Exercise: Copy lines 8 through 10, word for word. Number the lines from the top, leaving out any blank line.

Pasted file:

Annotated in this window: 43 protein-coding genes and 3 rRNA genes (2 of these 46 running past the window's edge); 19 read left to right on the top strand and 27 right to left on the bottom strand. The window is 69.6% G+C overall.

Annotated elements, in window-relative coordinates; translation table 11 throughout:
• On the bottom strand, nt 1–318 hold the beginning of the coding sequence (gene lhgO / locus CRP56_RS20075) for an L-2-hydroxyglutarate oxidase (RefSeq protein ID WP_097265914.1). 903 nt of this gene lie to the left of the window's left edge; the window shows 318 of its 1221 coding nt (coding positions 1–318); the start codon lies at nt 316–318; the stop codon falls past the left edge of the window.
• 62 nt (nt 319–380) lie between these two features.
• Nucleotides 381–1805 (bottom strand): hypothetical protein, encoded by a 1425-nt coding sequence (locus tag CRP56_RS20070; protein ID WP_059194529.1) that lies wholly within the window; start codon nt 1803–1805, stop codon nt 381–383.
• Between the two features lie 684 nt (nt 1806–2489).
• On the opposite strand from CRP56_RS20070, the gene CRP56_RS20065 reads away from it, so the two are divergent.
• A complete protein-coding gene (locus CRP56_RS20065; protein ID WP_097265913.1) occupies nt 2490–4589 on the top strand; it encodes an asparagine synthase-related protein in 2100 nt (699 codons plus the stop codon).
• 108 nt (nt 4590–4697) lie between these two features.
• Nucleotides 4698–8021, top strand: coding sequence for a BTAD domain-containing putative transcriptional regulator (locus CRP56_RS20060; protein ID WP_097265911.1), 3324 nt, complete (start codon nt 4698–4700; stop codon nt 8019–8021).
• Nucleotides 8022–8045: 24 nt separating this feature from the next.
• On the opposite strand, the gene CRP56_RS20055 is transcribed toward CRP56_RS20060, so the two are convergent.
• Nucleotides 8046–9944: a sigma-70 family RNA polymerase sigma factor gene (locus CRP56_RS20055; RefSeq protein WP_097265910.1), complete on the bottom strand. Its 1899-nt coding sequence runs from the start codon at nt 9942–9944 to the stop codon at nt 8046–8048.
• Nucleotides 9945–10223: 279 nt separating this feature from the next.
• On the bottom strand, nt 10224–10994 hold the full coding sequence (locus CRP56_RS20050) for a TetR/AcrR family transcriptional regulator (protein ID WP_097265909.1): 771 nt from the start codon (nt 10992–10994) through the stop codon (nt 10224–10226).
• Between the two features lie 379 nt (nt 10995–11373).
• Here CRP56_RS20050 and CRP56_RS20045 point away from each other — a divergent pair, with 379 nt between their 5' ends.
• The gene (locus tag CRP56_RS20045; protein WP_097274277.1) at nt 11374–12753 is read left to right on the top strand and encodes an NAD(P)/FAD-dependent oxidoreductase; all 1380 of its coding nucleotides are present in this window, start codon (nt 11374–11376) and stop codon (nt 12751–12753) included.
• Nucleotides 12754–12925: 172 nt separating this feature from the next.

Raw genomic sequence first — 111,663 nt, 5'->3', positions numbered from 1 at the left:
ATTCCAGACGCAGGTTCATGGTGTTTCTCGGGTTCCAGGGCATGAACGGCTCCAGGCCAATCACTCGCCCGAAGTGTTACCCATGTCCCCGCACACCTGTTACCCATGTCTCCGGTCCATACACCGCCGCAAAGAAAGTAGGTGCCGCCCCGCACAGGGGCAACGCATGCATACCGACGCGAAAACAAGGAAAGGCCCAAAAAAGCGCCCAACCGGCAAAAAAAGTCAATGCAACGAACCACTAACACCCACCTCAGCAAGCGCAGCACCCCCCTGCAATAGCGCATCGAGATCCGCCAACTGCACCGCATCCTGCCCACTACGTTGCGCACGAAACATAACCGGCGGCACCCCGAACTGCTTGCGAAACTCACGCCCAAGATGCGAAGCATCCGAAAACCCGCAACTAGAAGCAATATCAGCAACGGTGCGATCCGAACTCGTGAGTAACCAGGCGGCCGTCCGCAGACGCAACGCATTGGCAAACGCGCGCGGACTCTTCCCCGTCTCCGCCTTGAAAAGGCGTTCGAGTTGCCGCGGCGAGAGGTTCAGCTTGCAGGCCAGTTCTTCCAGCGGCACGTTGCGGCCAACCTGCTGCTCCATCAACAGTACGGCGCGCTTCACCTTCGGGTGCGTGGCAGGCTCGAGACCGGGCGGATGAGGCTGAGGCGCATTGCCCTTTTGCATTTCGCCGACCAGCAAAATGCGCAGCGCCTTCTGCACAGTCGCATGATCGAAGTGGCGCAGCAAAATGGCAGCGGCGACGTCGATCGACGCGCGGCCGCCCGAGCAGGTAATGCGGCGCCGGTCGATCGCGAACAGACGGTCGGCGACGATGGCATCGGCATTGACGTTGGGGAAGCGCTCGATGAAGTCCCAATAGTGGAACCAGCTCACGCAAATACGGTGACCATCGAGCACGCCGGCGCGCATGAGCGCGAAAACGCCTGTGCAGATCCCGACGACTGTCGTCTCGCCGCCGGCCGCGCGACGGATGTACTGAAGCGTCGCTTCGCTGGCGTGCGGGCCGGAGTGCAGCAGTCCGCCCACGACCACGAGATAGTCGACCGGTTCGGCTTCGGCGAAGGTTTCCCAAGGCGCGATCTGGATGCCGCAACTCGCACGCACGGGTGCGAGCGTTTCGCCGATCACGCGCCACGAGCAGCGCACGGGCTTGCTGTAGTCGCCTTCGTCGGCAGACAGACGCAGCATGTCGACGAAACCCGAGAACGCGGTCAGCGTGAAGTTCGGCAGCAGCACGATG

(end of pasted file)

• A complete protein-coding gene (locus CRP56_RS20065; protein ID WP_097265913.1) occupies nt 2490–4589 on the top strand; it encodes an asparagine synthase-related protein in 2100 nt (699 codons plus the stop codon).
• 108 nt (nt 4590–4697) lie between these two features.
• Nucleotides 4698–8021, top strand: coding sequence for a BTAD domain-containing putative transcriptional regulator (locus CRP56_RS20060; protein ID WP_097265911.1), 3324 nt, complete (start codon nt 4698–4700; stop codon nt 8019–8021).